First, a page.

At two recent state committee meetings, environmentalists, academics and climate policy experts who serve on state advisory panels voiced concerns over California’s approach to tackling the climate crisis. They called the plan incomplete, ambiguous and confusing.

Read more at https://calmatters.org/environment/2022/06/california-climate-change-plan-flawed/?utm_id=57747&sfmc_id=3422102

Posted on Categories Climate Change & Energy, Land UseTags , , , , , ,

North Coast rail dispute intensifies with competing bids from Skunk Train and coal export company

Andrew Graham, THE PRESS DEMOCRAT

A mysterious Wyoming-based firm believed to be pushing a controversial coal-by-rail export proposal along the Northern California coast has made a new filing with a powerful federal board to advance its bid to seize control over the defunct lines running between Willits and Eureka.

The June 1 filing indicated the so-named North Coast Railroad Company, which wants to ship Rocky Mountain coal out of the port at Humboldt Bay, had at least $15 million in the bank — enough to clear an initial federal hurdle in which a company must prove it can cover the cost of a line’s scrap steel and two years of maintenance.

But that company is not the only entity vying for control of abandoned track running through Mendocino and Humboldt counties — along a right of way state lawmakers hope will one day welcome a 320-mile multiuse trail stretching south to San Francisco Bay.

In an unrelated venture, Mendocino Railway, owners of the tourist excursion Skunk Train, are petitioning the federal rail board to restore 11 miles of track north of Willits to run loads of gravel. Mendocino Railway also filed with the board indicating it had the resources to take on that project.

Either bid could complicate the more broadly-supported venture: the proposed Great Redwood Trail, a recreational route planned from Eureka in the north to Larkspur in Marin County on the south. A state agency has already begun planning the conversion of abandoned segments of the rail line in Mendocino and Humboldt counties for the trail.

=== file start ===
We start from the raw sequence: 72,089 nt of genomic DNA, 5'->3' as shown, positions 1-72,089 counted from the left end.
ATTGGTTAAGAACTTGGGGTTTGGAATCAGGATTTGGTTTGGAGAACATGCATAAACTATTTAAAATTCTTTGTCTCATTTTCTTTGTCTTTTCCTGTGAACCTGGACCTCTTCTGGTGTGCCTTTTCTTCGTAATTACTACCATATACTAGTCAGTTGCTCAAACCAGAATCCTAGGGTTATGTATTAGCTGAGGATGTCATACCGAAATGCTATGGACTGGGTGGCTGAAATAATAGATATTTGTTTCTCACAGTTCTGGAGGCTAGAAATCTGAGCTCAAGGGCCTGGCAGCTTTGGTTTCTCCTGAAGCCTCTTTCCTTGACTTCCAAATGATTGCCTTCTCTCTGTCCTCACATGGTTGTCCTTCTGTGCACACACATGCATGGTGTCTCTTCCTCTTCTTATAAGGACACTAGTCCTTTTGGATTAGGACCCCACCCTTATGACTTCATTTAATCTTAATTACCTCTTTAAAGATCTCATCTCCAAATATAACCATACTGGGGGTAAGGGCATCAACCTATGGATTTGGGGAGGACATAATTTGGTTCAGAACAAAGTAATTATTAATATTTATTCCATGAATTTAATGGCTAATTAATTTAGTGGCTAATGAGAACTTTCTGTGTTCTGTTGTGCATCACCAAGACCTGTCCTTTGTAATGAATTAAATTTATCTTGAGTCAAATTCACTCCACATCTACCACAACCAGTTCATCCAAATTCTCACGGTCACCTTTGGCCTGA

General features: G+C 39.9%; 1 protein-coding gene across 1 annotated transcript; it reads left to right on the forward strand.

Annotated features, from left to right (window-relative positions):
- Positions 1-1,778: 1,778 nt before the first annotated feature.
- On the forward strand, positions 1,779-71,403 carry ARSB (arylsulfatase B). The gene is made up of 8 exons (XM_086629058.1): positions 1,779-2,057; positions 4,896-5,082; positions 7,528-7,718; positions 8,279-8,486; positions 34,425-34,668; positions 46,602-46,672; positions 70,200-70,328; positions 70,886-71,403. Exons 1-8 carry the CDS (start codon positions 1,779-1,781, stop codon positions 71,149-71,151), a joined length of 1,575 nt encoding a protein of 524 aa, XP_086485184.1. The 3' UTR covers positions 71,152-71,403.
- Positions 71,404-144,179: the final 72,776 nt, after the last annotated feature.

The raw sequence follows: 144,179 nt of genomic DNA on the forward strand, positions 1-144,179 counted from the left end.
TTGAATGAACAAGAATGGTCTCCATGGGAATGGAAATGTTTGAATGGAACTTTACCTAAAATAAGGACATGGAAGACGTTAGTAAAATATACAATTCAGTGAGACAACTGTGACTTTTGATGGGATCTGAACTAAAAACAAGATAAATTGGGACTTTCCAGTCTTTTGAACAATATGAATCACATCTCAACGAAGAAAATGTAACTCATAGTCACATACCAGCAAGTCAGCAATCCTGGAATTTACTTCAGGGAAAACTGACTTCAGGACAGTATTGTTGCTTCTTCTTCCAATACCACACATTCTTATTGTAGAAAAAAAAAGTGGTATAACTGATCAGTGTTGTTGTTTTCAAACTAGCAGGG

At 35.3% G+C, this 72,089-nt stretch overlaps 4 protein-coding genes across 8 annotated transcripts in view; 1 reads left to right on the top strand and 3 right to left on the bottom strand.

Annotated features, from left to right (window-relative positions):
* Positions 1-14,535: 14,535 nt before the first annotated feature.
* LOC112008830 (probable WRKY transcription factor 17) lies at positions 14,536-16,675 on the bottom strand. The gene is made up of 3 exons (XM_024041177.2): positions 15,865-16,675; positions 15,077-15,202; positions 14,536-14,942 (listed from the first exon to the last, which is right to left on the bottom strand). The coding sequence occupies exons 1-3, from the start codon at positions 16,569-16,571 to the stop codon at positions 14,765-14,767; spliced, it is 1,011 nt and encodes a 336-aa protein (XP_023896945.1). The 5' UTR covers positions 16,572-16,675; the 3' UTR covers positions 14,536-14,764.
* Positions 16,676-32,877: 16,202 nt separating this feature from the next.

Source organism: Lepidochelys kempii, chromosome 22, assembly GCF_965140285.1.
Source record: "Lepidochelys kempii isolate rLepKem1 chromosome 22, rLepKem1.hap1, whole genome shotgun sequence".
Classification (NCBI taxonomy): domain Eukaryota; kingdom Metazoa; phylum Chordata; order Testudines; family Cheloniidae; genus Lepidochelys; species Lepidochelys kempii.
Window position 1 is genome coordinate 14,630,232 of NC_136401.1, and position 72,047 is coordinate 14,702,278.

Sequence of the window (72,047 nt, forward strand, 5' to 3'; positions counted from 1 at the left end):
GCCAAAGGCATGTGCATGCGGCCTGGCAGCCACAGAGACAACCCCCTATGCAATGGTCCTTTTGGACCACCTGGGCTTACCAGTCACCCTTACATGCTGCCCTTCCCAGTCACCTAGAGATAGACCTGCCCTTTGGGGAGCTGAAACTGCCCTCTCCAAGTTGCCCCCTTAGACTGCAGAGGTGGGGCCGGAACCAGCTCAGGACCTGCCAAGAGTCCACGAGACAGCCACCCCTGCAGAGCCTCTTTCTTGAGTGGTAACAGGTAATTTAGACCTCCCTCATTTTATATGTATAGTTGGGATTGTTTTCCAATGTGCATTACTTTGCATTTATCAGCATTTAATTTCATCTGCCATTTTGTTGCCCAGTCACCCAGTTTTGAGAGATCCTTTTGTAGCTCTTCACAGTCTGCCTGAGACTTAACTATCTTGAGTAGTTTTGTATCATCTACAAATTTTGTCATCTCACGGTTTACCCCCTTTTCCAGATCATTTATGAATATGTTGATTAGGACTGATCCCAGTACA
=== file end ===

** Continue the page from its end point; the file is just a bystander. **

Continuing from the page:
The three competing ventures must now vie for the endorsement of the U.S. Transportation Board, a body that aims to preserve the nation’s rail corridors but has proven amenable to allowing recreational trails along disused rights of way.

Read more at https://www.pressdemocrat.com/article/news/north-coast-rail-dispute-intensifies-with-competing-bids-from-skunk-train-a/

Posted on Categories Habitats, Land Use, WildlifeTags , , , , ,

Focus on the SDC: Open space and the public trust

Tracy Salcedo, THE KENWOOD PRESS

The SDC’s wildlands are public now. Do they have to be privatized to become public again?

From day one, my community activism has focused on preservation of the open space at the Sonoma Developmental Center (SDC). Of all the worthy transformations contemplated for the storied property, ensuring the wildlands remain forever wild has been my highest priority.

From day one, I’ve heard promises from elected officials at the county and state levels, along with planners, consultants, and bureaucrats, that preserving the open space was a done deal.

From day one, I’ve asked: If that’s the case, why do we have to wait? Why don’t we set it aside now?

Don’t worry, the officials have responded. There’s a process. Have faith.

I’m worried. In its recently released request for proposals (RFP), the California Department of General Services (DGS) has reiterated its intent to sell the entire 945-acre SDC property, including the open space, to a private party. That’s not preservation in the public trust. That’s creation of private property.